Australia's peak science and research bodies NICTA and the CSIRO will officially merge when the former becomes part of CSIRO's digital productivity group, under a new business to be known as Data61.
The organisations have been in discussions since early this year about a potential tie-up after both suffered significant funding cuts at the hands of the federal government.
The CSIRO had its funding slashed by $115 million over four years in the 2014 budget, while NICTA suffered an even worse fate when the government decided to stop funding the organisation altogether after June next year.
The new unit of the CSIRO will be led by Australian technology entrepreneur Adrian Turner, who has spent the past 18 years in Sillicon Valley. He has co-founded the likes of the Borondi Group and internet of things infosec firm Mocana.
NICTA will remain a separate legal entity until at least July 1 next year for funding purposes, but will be operated under the digital productivity team.
“So much of our understanding and interaction with the world is underpinned by digital technology and data," Turner said in a statement.
"It is a fast moving and big growth area for Australia and Australian industry, and Data61 will be well-positioned to play a leading role in defining the new economic structures and opportunities that are emerging globally.”
The CSIRO has previously signalled that as many as 200 of NICTA's 350 staff could lose their jobs under the merger.
The digital productivity unit in the CSIRO currently employs around 350 staff and 180 affiliates across Sydney, Brisbane, Melbourne, Hobart, Canberra and Perth.
A CSIRO spokesperson today said its priority was to maintain current levels of research capability.
"We do know there is likely to be some duplication of support areas in the new entity and it is anticipated that some of these positions may be redeployed into the broader CSIRO functions," the spokesperson said.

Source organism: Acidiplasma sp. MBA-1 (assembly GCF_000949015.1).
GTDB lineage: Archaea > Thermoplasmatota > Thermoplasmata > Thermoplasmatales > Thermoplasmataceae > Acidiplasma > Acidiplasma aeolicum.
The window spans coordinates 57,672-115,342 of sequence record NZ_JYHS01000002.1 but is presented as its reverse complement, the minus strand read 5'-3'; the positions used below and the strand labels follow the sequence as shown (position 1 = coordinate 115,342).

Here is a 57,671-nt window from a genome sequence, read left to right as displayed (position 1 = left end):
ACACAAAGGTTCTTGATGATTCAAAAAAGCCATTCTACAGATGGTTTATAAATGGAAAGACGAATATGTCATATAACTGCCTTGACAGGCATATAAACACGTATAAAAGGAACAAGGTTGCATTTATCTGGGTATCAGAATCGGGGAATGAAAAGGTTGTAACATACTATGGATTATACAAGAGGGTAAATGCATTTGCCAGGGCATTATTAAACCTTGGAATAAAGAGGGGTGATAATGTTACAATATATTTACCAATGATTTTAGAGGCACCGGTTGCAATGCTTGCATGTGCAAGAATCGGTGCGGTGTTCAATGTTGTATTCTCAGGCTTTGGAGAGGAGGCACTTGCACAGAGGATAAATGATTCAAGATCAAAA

In a note to staff today, the CSIRO admitted it had a "significant funding gap to close".
"This is our priority for the next 12 months. We do not plan to reduce our research or engineering capability at this stage, this will only occur if we cannot secure the required funding."
It identified a duplication of operational support in areas such as legal, communications, commercialisation, government, university relations, HR, IT, safety, finance and administraion.
"In the future these services will be provided by existing CSIRO enterprise functions. We will work with the relevant CSIRO functional leaders to determine the service level requirements for the new entity," the CSIRO advised in the staff note.
"It is likely that this will mean a reduction of positions, however where this occurs every effort will be made to redeploy this capability to the broader CSIRO."
The CSIRO Staff Association today echoed concerns of significant job losses resulting from the merger.
“There’s no additional federal government funding attached to this announcement. There is a funding shortfall and science jobs are on the line,” secretary Sam Popovski said.
"The government wants to take credit for the creation of a ‘digital powerhouse’ with no additional funding whatsoever. They’re too stingy to hook the house up to the grid and the end result may be more jobs lost in process."